Drum, evening light.
Paris Review: Hoarding Books on a Road Trip to California
“One of our hosts, a kindly German who spent time in Tibet as a young man before becoming an old one in the hills above Santa Fe, strongly encouraged us to invest in snow chains ahead of a coming storm. The advice was sound, but Sheena and I had trouble accepting that problematic amounts of snow could find their way to any part of Arizona. The next morning, in Flagstaff, we could just make out the Jetta under a foot of fresh, white powder, as more flakes fluttered down.” Never underestimate Mother Nature and the high desert mountain region. This isn’t the Sahara.
SF New Mexican: Horse park’s new owners hope for equestrian revival.
I haven’t been out in a while, but some of the fields used to have the best green grass in Santa Fe.
Albuquerque Journal: Judge overturns Mora County’s drilling ordinance.
“Historically, a county cannot enact or supersede federal law.” I understand why, but it’s still a sad loss. Mora hasn’t much water underground, and the area is just gorgeous. Golden eagles nest in pines on the cliffs. I hope low oil prices kill off any potential development.
NY Times: In Texas, Hunkering Down for the Oil Bust.
You know, there was a huge uptick in “tourin’ Texans” in Santa Fe over the holidays. Last ‘whoop-it-up’ before the crunch? Might explain it. More international tourists at present.
The Monster that Devoured Santa Fe (Photos).
You have to click through to Flickr to see it large - I uploaded it at full resolution (three full-frame image panorama). Stretch your browser out as wide as you can. If you just want to see the detail, try this later shot.
Winter Spirea #2.
Note: Previous was outside, natural light, higher ISO, trying to manage a camera and a black backdrop in brisk winds. This one is indoors, stalk taped to the side of a glass, no wind, gridded flash to right, black foamcore solidly propped, handheld.
Winter Spirea #1.
SF New Mexican: After 6 decades, Garrett losing historic inn.
The lowest-cost inn with best access to downtown, will be no more. End of an era. This place will be *missed*. Terribly missed. Not posh, but a short walking distance to everything you wanted to see.
naked cap: Money Dries Up for Oil and Gas, Layoffs Spread, Write-Offs Start.
“Their hope rests on cutting operating costs and capital expenditures, and coddling every dollar they get, while pushing production to maximize cash flow, which ironically will contribute to the oil glut and pressure prices further. They’re hoping to hang on until the next miracle arrives.” Good luck with that.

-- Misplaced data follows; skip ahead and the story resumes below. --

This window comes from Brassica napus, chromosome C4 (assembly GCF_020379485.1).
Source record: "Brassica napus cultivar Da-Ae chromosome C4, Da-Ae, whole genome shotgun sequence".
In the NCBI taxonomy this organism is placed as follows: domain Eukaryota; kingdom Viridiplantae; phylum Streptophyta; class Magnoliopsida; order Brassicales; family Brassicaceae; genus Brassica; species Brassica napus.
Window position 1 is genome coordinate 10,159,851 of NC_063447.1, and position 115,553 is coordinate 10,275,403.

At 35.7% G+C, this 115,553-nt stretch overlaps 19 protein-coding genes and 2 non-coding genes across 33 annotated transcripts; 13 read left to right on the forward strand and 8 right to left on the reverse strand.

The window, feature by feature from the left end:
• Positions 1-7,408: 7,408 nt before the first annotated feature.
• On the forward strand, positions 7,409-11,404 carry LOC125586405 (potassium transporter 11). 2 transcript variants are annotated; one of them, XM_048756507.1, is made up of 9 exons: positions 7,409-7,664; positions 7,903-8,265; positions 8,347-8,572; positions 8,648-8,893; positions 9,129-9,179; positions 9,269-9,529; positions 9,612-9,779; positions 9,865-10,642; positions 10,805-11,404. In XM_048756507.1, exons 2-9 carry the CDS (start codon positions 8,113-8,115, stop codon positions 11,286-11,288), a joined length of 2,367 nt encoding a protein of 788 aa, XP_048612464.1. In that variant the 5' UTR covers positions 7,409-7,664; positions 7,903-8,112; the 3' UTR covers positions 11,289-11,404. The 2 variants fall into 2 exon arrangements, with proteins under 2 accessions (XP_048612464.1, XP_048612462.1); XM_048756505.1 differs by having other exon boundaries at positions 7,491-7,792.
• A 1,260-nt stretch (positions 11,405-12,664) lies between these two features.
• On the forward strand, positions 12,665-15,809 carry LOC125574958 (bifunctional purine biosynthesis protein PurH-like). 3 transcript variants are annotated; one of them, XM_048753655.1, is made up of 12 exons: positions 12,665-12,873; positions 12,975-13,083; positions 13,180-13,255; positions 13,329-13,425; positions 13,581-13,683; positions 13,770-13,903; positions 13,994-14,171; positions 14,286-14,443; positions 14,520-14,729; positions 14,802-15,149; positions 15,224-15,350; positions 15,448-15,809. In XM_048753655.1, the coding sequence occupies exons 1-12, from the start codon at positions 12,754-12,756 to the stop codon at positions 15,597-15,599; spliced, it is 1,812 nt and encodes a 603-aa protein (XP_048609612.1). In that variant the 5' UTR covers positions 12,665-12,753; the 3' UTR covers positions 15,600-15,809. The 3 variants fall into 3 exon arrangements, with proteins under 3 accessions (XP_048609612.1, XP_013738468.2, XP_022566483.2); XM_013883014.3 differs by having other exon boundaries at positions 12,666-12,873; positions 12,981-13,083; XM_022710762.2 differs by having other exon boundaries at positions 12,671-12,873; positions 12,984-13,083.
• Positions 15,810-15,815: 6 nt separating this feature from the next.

NY Review of Books: Los Alamos Declassified, by Jeremy Bernstein.
More than one wolf among the sheep.
Color me astonished. Most popular photo of last year’s 365 garnered almost 9,000 views.
This one. Everyone loves symmetrical sunbeams, it seems.
Carlsbad Current-Argus: 10 percent of Yates Petroleum Corporation laid off.
First signs of oil price effects on New Mexico frackers.
Screwing around with lighting. Last selfie, I scared the hell out of half the internet. Hopefully this won’t break the interwebs.
NY Times, For Sale: Deep, Spacious Roswell Property, Once Occupied by a Missile.
Check those snow clouds.
Looks like a lens problem - I assure you it wasn’t.
SF New Mexican: Highlights of Martinez’s spending plan.
Kids and education. I still say, VP aspirations.
Snowing at the moment, fit to beat the band.
Western Digs: ‘Fool’s Gold’ Mirrors in Arizona Show Ties to Ancient Mexico.
“Radiocarbon dates associated with the burials dated the mirrors from between 650 to 950 CE, a broad range from the Classic Period of Mesoamerica, when the Maya network of city states and the metropolis of Teotihuacan were at their peaks.” Interesting. Chaco was first settled around 950.
Weather moving in tomorrow.
The clouds can’t make up their minds - a complete jumble.
SF New Mexican: Texas town that prepared for oil boom now waits for bust.
Just wait until the cleanup and long-term maintenance costs hit. The new ghost towns of the West. New-oil-money Texans have been all over Santa Fe during the holidays; the last hurrah?
Western Digs: Hundreds of 19th-Century Wickiups Recorded in Colorado Mountains.
“Few examples are still in existence; the majority of the remaining features can be associated with Ute culture and consequently represent the only surviving architecture of the state’s living indigenous peoples.” Oh, cool.
The haircut is devastatingly excellent. On to links.
Tight back and sides, touch of a pompadour. Didn’t think my hair could still look so good. Johnny’s Classic Barber Shop, in the Lofts. The man’s a fan of Gene Vincent. Can’t get much better than that.
Straight from the camera, no ‘cooking’.
Ain’t had much time for photography the last few days. Nice to have a break from last year’s 365 - yet I feel guilty if I don’t press that shutter button at least once a day, even if I don’t post it. You’ll notice a new lens in the arsenal - the Tamron 70-200 VC. It’s as sharp as they say, feels even a bit sharper than the Canon IS II (which I’ve rented). Can’t wait to do some portraits.
Bumper sticker seen today ...
“Progressive Independent: At least the War on the Environment is going well.”